The public statements from the hospital’s spokesperson are somewhat curious, in light of the existing EEOC publications addressing vaccinations in the workplace for health care workers. For example, on March 5, 2012, the EEOC issued an informal discussion letter from its legal counsel, Peggy Mastroianni, wherein the commission cautioned that mandatory flu vaccine programs, like the one at IU Hospital, create complicated legal issues that must comply with Title VII as well as the Americans with Disabilities Act. (A copy of the EEOC’s informal letter can be found online at: http://goo.gl/AcwBd.)

Interestingly, the EEOC has already addressed matters related to pandemic influenza and vaccinations in its technical assistance document titled “Pandemic Preparedness in the Workplace and the Americans with Disabilities Act (2009)” (http://www.eeoc.gov/facts/pandemic_flu.html). One of the questions posed (and answered) in the informal letter and technical assistance manual is:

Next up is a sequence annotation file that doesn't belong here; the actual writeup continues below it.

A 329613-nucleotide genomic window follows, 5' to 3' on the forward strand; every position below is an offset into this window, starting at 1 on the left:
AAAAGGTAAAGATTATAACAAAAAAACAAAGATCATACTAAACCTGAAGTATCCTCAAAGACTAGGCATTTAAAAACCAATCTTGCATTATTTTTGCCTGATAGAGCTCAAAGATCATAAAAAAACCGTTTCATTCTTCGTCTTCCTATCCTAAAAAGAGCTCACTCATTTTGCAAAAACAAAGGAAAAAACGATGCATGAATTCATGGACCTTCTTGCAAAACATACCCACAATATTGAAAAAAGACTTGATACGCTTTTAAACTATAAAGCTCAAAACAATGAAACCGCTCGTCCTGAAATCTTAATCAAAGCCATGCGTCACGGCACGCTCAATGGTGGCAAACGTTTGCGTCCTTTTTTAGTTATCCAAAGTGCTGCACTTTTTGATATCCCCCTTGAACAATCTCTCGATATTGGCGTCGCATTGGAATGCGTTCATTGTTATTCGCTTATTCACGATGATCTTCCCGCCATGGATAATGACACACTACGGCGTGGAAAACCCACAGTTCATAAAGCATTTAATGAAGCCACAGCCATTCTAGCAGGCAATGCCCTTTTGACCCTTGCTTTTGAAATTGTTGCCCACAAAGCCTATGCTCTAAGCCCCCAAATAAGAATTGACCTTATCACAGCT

“13. May an employer covered by the ADA and Title VII of the Civil Rights Act of 1964 compel all of its employees to take the influenza vaccine regardless of their medical conditions or their religious beliefs during a pandemic?

“No. An employee may be entitled to an exemption from a mandatory vaccination requirement based on an ADA disability that prevents him from taking the influenza vaccine. This would be a reasonable accommodation barring undue hardship (significant difficulty or expense). Similarly, under Title VII of the Civil Rights Act of 1964, once an employer receives notice that an employee’s sincerely held religious belief, practice, or observance prevents him from taking the influenza vaccine, the employer must provide a reasonable accommodation unless it would pose an undue hardship as defined by Title VII (‘more than de minimis cost’ to the operation of the employer’s business, which is a lower standard than under the ADA).

“Generally, ADA-covered employers should consider simply encouraging employees to get the influenza vaccine rather than requiring them to take it.”